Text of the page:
(from the Good Food Diet)
Yes, you are absolutely right, Spaghetti Bolognese is not Greek - it is 100% pure Italian, hailing from the town of Bologna in northern Italy. But throwing in a touch of Greek makes this Bolognese sauce supremely full-bodied, filling and full of goodness. Boela says: "Enjoy this Mediterranean dish with a glass of spicy Shiraz."
Rosemary, also known as the herb of remembrance, features in this recipe. (Read more about rosemary and its symbolic roles after the recipe.) Give rosemary a prominent place on your menu and in the table decorations when next throwing a birthday bash, arranging a farewell party for a colleague, celebrating a special anniversary or when treating old friends around your table.
Greek Spaghetti Bolognese is:
- high in fibre
- gluten-free (serve on gluten-free pasta or brown rice)
- dairy-free (leave out the feta cheese) and
- egg-free (use egg-free pasta).
30 ml (2 tbsp) olive or sunflower oil
1 medium onion, coarsely chopped
500 g lean beef mince
1 beef stock cube
250 ml (1 cup) water
350 g - 400 g punnet baby marrows, coarsely grated
1 x 400 g can tomato puree
1 x 70 g can tomato paste
1 x 400 g can red kidney beans, rinsed and drained
10 ml (2 tsp) freshly crushed garlic
10 ml (2 tsp) paprika
10 ml (2 tsp) dried rosemary or dried thyme
5 ml (1 tsp) sugar
salt and milled black pepper to taste
cooked spaghetti to serve (or any other pasta, brown rice or couscous)
feta cheese, crumbled, to serve (optional)
sprigs of fresh rosemary to garnish (optional)
Step 1: Heat oil in a large pot. Sauté onion. Add mince and stock cube. Fry until meat is cooked, stirring often.
Step 2: Add water, baby marrows, tomato puree, tomato paste, red kidney beans, garlic, paprika, rosemary or thyme and sugar. Stir well. Simmer uncovered for 5 - 7 minutes, stirring often. Season with salt and black pepper.
Step 3: Serve on spaghetti. Top with a little crumbled feta cheese. Garnish with a sprig of rosemary and a grind of black pepper. This Bolognese sauce freezes well. (Serves 6)
Rosemary for remembrance
This ancient, pungent herb, native to the coastal Mediterranean region, has always been known for its health properties, its culinary charms (especially with lamb) and its sacred and symbolic roles.
Traditionally, its big claim to fame was that it could stimulate and improve memory and it was therefore also strongly linked to remembrance. When taking exams, Greek scholars wore garlands into which rosemary was woven. At funerals, mourners dropped sprigs of rosemary into the grave as a symbol that the deceased would not be forgotten. Tudor brides’ wreaths had rosemary in, to remind the couple to never forget their vows. Throughout the centuries rosemary crops up in literature - probably its most famous lines appear in Shakespeare’s Hamlet, where Ophelia says: "There’s rosemary, that’s for remembrance; pray, love, remember..."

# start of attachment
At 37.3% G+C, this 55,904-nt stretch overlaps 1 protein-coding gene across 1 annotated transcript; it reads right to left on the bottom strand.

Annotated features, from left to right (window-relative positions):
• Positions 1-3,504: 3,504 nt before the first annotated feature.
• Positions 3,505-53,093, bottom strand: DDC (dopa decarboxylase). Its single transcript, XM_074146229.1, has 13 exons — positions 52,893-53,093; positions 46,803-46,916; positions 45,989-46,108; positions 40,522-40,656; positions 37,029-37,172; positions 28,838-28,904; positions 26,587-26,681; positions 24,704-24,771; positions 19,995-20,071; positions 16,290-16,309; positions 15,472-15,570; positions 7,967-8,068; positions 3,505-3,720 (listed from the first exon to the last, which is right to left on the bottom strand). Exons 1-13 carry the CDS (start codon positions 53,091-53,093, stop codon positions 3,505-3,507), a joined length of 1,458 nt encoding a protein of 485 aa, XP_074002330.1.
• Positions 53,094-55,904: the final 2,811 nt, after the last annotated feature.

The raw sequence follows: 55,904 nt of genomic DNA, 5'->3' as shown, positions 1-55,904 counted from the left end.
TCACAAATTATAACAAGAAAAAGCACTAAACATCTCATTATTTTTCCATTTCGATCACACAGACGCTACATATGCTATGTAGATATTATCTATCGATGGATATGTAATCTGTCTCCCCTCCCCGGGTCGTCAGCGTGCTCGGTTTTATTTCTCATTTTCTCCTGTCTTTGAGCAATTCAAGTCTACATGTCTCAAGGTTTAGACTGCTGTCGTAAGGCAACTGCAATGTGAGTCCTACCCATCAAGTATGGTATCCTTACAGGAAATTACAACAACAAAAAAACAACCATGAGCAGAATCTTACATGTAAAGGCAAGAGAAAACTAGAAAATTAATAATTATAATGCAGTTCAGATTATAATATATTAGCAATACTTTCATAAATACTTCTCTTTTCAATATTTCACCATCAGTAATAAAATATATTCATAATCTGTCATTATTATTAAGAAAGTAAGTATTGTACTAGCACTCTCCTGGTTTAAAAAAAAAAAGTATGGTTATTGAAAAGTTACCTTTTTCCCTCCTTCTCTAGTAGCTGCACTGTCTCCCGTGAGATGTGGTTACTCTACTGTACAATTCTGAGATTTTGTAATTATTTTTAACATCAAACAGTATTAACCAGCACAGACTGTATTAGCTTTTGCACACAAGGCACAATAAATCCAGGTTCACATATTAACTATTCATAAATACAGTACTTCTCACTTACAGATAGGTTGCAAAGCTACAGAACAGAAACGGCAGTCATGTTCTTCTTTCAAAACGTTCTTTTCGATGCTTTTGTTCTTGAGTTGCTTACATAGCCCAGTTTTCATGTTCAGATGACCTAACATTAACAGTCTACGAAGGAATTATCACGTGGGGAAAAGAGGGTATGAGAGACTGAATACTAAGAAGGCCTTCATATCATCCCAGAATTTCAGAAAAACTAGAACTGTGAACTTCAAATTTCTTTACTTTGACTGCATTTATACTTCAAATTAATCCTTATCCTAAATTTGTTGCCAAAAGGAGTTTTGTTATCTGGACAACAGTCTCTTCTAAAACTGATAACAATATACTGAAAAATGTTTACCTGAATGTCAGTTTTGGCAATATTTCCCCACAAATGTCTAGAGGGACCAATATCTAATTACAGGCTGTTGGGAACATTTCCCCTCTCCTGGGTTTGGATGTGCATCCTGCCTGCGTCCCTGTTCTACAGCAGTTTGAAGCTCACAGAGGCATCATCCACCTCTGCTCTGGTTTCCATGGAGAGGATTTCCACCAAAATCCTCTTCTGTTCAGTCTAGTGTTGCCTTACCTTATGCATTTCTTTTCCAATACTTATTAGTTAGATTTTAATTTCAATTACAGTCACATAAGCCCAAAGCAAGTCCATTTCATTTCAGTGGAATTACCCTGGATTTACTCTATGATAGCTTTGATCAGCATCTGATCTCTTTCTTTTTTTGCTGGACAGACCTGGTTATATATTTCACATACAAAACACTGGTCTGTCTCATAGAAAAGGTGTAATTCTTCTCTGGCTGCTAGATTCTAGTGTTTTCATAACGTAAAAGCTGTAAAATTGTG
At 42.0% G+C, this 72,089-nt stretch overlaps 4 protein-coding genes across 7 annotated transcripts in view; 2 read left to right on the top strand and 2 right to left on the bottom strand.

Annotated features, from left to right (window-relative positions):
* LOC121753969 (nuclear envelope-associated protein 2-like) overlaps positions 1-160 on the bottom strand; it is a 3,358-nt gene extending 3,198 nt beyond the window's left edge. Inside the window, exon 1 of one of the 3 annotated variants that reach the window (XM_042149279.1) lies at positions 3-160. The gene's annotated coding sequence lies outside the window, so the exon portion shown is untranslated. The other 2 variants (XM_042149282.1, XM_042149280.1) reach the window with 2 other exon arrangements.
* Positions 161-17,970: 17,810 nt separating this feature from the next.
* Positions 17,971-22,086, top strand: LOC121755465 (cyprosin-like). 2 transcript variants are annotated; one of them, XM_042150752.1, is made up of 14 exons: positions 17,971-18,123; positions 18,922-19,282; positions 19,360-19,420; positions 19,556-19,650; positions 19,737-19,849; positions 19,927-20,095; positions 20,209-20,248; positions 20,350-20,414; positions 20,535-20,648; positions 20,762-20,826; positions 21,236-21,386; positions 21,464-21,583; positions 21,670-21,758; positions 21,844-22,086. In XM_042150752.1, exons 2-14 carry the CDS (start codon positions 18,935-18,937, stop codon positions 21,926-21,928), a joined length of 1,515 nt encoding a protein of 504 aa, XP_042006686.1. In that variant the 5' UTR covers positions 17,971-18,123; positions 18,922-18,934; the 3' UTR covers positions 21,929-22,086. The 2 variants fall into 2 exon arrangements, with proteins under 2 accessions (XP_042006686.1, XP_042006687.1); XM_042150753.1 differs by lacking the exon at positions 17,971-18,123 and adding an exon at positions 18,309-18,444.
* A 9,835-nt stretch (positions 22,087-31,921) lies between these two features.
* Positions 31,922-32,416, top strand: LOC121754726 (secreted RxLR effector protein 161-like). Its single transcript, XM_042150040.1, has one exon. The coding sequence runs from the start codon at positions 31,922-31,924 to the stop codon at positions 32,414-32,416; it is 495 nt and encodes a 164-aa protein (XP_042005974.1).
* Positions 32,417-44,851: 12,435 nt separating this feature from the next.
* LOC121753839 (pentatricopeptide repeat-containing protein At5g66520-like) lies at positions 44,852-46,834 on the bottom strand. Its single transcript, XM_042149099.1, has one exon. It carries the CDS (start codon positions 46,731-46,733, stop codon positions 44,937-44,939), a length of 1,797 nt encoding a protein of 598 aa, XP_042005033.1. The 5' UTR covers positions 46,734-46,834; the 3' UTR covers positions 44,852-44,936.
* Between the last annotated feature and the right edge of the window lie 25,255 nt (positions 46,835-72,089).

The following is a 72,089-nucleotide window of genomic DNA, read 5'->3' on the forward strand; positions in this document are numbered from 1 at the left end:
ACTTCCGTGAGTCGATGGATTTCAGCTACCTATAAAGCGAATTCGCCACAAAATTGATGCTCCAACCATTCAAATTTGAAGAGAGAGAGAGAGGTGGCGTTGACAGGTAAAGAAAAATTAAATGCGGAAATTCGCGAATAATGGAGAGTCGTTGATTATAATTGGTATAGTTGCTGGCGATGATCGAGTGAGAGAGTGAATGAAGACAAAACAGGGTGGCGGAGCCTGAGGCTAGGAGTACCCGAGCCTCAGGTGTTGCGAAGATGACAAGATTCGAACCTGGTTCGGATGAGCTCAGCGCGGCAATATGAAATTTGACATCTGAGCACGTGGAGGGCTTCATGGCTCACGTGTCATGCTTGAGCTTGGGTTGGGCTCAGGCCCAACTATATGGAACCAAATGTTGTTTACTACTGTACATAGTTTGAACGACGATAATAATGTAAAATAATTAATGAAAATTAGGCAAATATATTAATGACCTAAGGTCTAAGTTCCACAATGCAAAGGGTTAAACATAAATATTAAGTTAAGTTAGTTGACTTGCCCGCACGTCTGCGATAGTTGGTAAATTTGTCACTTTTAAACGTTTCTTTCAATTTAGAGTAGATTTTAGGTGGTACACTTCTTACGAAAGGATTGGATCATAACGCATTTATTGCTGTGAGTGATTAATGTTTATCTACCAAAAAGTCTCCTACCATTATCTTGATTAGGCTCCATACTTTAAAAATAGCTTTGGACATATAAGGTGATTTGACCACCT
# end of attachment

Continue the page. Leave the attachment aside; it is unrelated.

Several religious legends are woven around rosemary. One legend that is often told is of Mary, the mother of Jesus, who draped her blue cloak over a rosemary bush during the holy family’s flight to Egypt. All the plant’s flowers were transformed from white into blue. It is said that, since then, the plant was called Rose of Mary.
But often, truth is not nearly as strange as fiction. There is a very down to earth explanation for the origin of the name rosemary - its Latin name, rosmarinus, translates to 'dew' (ros) of the 'sea' (marinus), possibly because it grew wild along the Mediterranean coast. Ending on a story note: an ancient Spanish legend tells that weary sailors, finally returning home after being at sea for months on end, were revived when they smelt the strong, aromatic fragrance of rosemary from miles away.
GOOD FOOD DIET COOKING CLASSES!!
With Dalene's Good Food Diet recipes you can enjoy a healthy lifestyle without sacrificing the pleasures of delicious food. Perfect for those who want to control their health or dietary conditions such as blood pressure, cholesterol, diabetes, overweight, food allergies and intolerances.
Good Food Diet recipes are wellness recipes, developed for busy people on the go. They are quick, easy, foolproof… and scrumptious! Use them for your family's daily meals and for entertaining.
Want to attend a Good Food Diet wellness cooking class?
Or a Good Food Diet gluten-free cooking class?